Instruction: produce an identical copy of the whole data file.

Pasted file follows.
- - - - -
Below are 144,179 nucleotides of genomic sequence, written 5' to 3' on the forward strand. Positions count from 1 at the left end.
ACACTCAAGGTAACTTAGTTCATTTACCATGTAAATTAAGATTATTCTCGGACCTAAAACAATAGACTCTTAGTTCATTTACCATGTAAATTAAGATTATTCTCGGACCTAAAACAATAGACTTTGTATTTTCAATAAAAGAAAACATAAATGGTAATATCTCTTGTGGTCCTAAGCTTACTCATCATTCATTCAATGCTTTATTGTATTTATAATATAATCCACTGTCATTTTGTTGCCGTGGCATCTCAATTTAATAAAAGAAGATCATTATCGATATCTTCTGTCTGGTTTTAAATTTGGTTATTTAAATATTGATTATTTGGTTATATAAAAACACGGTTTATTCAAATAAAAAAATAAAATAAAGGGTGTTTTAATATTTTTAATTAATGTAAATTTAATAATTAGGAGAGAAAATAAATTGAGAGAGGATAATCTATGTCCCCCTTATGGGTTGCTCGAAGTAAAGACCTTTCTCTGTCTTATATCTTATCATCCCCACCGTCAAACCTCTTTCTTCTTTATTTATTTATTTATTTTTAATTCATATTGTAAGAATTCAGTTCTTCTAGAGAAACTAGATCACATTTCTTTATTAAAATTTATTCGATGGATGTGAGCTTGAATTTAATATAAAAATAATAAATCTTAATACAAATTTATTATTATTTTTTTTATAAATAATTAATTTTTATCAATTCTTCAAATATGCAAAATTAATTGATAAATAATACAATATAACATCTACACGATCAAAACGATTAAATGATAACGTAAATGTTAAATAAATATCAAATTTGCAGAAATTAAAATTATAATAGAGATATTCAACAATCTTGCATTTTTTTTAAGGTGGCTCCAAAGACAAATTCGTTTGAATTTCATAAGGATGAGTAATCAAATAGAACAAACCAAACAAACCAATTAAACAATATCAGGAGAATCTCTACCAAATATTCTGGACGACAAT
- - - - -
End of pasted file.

Below are 144,179 nucleotides of genomic sequence, written 5' to 3' on the forward strand. Positions count from 1 at the left end.
ACACTCAAGGTAACTTAGTTCATTTACCATGTAAATTAAGATTATTCTCGGACCTAAAACAATAGACTCTTAGTTCATTTACCATGTAAATTAAGATTATTCTCGGACCTAAAACAATAGACTTTGTATTTTCAATAAAAGAAAACATAAATGGTAATATCTCTTGTGGTCCTAAGCTTACTCATCATTCATTCAATGCTTTATTGTATTTATAATATAATCCACTGTCATTTTGTTGCCGTGGCATCTCAATTTAATAAAAGAAGATCATTATCGATATCTTCTGTCTGGTTTTAAATTTGGTTATTTAAATATTGATTATTTGGTTATATAAAAACACGGTTTATTCAAATAAAAAAATAAAATAAAGGGTGTTTTAATATTTTTAATTAATGTAAATTTAATAATTAGGAGAGAAAATAAATTGAGAGAGGATAATCTATGTCCCCCTTATGGGTTGCTCGAAGTAAAGACCTTTCTCTGTCTTATATCTTATCATCCCCACCGTCAAACCTCTTTCTTCTTTATTTATTTATTTATTTTTAATTCATATTGTAAGAATTCAGTTCTTCTAGAGAAACTAGATCACATTTCTTTATTAAAATTTATTCGATGGATGTGAGCTTGAATTTAATATAAAAATAATAAATCTTAATACAAATTTATTATTATTTTTTTTATAAATAATTAATTTTTATCAATTCTTCAAATATGCAAAATTAATTGATAAATAATACAATATAACATCTACACGATCAAAACGATTAAATGATAACGTAAATGTTAAATAAATATCAAATTTGCAGAAATTAAAATTATAATAGAGATATTCAACAATCTTGCATTTTTTTTAAGGTGGCTCCAAAGACAAATTCGTTTGAATTTCATAAGGATGAGTAATCAAATAGAACAAACCAAACAAACCAATTAAACAATATCAGGAGAATCTCTACCAAATATTCTGGACGACAAT